Seniors Lucas Clifford, Kurt Vissering and Alex Vitous along with South Newton teacher Drake Babcock showed off their agBOT Challenge project to the Kentland Rotary Club May 23. The South Newton/Purdue team took second in the competition and was awarded $30,000. The agBOT Challenge is a competition of teams to develop the most efficient unmanned crop seeder capable of planting two varieties of seed over half-mile-long rows, while providing real-time data utilizing a mobile tracking antenna. Participating teams, representing advanced robotics and agricultural research and development organizations, will develop the hardware, software, sensors, and human-machine control interfaces that enable their robots. PHOTO BY GREGORY MYERS

South Newton sophomores share about RYLA



Five sophomores from South Newton recently attended a Rotary Youth Leadership Awards Camp. Shown from left speaking at a Kentland Rotary Club meeting May 9 about their camp experience are Austin Berenda, Jay Hammel, Maggie Mulligan, Tess Patterson and Cheyenne Deno. PHOTO BY GREGORY MYERS

We Pledge Allegiance...

Portteus gives presentation on the United States Flag

Rotarian Steve Portteus gave a program on the United States Flag at the Kentland Rotary Club meeting April 25. Portteus gave the history behind the flag and proper etiquette of presenting the country’s symbol. PHOTO BY GREGORY MYERS

Youth in Government and Business Day

The Kentland Rotary Club sponsored Youth in Government & Business Day April 18 to expose students to the world of local government and business. During the morning, high school students from South Newton job shadowed local county officials and participating business leaders. 
At noon the students, the county officials, and business leaders joined the Rotary and Kentland Area Chamber of Commerce members for lunch.  After the meal the students spoke briefly about themselves and the offices they visited.  Kentland Rotary Club has been sponsoring Youth in Government & Business Day for over seventeen years.  Roberta Dewing, chairperson of the Scholarship Committee, appreciates the support of Kellie Harvey, teacher at South Newton, the school corporation, local county officials, and business leaders who participated in this activity.  Any county official or business wishing to participate next year may contact Roberta Dewing for more information.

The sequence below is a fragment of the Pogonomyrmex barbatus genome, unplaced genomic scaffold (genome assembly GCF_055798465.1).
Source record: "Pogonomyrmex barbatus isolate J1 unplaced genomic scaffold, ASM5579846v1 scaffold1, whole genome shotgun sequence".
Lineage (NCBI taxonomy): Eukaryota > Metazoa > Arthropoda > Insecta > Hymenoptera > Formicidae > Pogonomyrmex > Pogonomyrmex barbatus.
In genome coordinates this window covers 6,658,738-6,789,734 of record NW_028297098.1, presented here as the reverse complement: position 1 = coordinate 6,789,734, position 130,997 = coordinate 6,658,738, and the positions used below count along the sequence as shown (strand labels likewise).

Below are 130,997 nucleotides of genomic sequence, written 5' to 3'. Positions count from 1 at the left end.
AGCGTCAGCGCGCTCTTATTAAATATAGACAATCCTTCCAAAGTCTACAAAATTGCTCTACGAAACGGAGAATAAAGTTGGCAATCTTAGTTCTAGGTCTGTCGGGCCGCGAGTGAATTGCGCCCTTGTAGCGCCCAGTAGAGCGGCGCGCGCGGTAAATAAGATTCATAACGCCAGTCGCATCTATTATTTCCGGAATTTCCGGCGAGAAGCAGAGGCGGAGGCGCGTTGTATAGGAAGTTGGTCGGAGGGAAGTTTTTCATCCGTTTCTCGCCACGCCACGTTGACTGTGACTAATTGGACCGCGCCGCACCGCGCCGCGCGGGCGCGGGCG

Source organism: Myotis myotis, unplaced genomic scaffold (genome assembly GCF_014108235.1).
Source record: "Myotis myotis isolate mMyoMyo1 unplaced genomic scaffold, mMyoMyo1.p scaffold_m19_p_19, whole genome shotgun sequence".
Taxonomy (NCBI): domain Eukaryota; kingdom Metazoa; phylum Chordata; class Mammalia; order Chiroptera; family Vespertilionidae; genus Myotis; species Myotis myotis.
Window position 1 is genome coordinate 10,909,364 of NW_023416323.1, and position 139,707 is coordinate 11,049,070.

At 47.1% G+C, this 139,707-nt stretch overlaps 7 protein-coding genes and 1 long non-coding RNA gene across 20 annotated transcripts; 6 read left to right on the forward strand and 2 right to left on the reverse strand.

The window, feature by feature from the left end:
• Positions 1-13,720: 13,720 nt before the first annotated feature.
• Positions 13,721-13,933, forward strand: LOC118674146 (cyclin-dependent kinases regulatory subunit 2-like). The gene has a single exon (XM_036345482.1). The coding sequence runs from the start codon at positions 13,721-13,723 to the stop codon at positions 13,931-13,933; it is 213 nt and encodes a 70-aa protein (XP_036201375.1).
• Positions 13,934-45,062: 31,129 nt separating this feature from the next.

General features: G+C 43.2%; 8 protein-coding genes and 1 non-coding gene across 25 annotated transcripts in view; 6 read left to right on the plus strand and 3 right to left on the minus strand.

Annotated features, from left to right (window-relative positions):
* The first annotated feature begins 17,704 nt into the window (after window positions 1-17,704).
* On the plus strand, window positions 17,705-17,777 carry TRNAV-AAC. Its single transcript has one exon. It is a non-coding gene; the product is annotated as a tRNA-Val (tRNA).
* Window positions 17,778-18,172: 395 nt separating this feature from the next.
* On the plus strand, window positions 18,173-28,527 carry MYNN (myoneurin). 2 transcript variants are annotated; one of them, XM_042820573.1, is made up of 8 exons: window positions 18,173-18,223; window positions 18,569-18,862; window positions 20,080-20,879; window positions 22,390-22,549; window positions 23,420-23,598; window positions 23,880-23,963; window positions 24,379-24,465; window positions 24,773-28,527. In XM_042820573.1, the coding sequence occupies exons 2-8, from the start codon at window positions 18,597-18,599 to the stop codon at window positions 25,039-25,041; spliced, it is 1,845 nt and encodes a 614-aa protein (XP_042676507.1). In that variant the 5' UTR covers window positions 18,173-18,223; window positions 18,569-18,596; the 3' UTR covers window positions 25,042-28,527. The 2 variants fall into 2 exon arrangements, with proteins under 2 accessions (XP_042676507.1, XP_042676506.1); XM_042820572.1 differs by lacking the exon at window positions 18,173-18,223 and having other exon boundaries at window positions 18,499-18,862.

Students participating were Britney Zussman, Jarrett Hammel, McKennah Strasburger, Kelley Roberts, Grace Wernert, Charlie Adams, Sierra Cunningham, Ross Kindig, Sylar Sanders, Veronica Rugis, Brianna Dafcik, John Masterson, Jace Ingram, Chase Stanifer, Rocky Wambaja, Karen Barillas, Ann Clifton, Morgan Stewart, Logan Glassburn, and Kathryn Weiss.
Officials and businesses participating were Newton County Surveyor, Chris Knochel, Circuit Court Judge Leach, Newton County Treasurer Diane Veld, Newton County Auditor Sharon Dewing, Newton County Sheriff Tom VanVleet, Newton County Prosecuting Attorney, Jeff Drinski, Rogers Group, CPX, Kentland Family Dentistry, Kentland Bank, and AgVenture D& M.

Rotarian goes to Guatemala


Knochel talks about mission trip to Guatemala.

Rotarian Chris Knochel gave a presentation on the recent mission trip he took to Guatemala with the Zionsville United Methodist Church. Knochel gave his presentation April 11 at the Kentland Rotary Club meeting. PHOTO BY GREGORY MYERS

Kentland Park Board Announces Car Show

Kentland Rotary hears about park board

Gregg Hamilton of the Kentland Park Board was the guest speaker at the Kentland Rotary Club Feb. 22. He told the club that a car show is being planned again for Sunday, May 29 at Cast Park. PHOTO BY GREGORY MYERS

Kentland Rotary Club and Chamber of Commerce hear about Head Start



Maureen Inman, Family Engagement Specialist at KIRPC Head Start was the guest speaker at the combined meeting of the Kentland Rotary Club and the Kentland Area Chamber of Commerce Feb. 15. KIRPC Head Start has eight classrooms within five sites for its three county area (Newton, Jasper and Pulaski). The two sites in Newton County are in Goodland and Roselawn. PHOTO BY GREGORY MYERS

Iroquois Memorial Hospital turns 100


Jim McRoberts, Director of Marketing at Iroquois Memorial Hospital, spoke to the Kentland Rotary Club Feb. 8 about the history of the hospital. He added that IMH turns 100 years old Feb. 28 and an open house and some tours are being planned for March. McRoberts also noted that on the ground level of the hospital posters will be featured showcasing the hospital through the decades. McRoberts is pictured with Rotarian Jessica St. John. PHOTO BY GREGORY MYERS